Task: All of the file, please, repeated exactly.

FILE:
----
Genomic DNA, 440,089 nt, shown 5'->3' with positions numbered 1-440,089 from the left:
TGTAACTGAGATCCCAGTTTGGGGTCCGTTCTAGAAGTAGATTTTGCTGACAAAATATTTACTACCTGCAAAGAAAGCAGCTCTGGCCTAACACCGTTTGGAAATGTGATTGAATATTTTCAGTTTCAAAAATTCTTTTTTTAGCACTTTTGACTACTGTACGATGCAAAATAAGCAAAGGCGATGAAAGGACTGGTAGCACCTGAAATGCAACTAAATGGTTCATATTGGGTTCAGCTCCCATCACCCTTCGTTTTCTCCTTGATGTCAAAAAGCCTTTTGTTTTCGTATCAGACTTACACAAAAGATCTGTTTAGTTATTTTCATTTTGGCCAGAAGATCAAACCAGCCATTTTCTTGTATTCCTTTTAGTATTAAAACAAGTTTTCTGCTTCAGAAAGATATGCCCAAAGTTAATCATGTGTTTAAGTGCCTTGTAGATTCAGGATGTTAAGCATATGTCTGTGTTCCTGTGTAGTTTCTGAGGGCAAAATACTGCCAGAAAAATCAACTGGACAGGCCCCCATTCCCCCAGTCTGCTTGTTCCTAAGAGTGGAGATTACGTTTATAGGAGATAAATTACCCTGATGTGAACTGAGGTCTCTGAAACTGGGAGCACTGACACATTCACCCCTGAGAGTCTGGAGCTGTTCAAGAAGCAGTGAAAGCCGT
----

Genomic DNA, 440,089 nt, shown 5'->3' with positions numbered 1-440,089 from the left:
TGTAACTGAGATCCCAGTTTGGGGTCCGTTCTAGAAGTAGATTTTGCTGACAAAATATTTACTACCTGCAAAGAAAGCAGCTCTGGCCTAACACCGTTTGGAAATGTGATTGAATATTTTCAGTTTCAAAAATTCTTTTTTTAGCACTTTTGACTACTGTACGATGCAAAATAAGCAAAGGCGATGAAAGGACTGGTAGCACCTGAAATGCAACTAAATGGTTCATATTGGGTTCAGCTCCCATCACCCTTCGTTTTCTCCTTGATGTCAAAAAGCCTTTTGTTTTCGTATCAGACTTACACAAAAGATCTGTTTAGTTATTTTCATTTTGGCCAGAAGATCAAACCAGCCATTTTCTTGTATTCCTTTTAGTATTAAAACAAGTTTTCTGCTTCAGAAAGATATGCCCAAAGTTAATCATGTGTTTAAGTGCCTTGTAGATTCAGGATGTTAAGCATATGTCTGTGTTCCTGTGTAGTTTCTGAGGGCAAAATACTGCCAGAAAAATCAACTGGACAGGCCCCCATTCCCCCAGTCTGCTTGTTCCTAAGAGTGGAGATTACGTTTATAGGAGATAAATTACCCTGATGTGAACTGAGGTCTCTGAAACTGGGAGCACTGACACATTCACCCCTGAGAGTCTGGAGCTGTTCAAGAAGCAGTGAAAGCCGT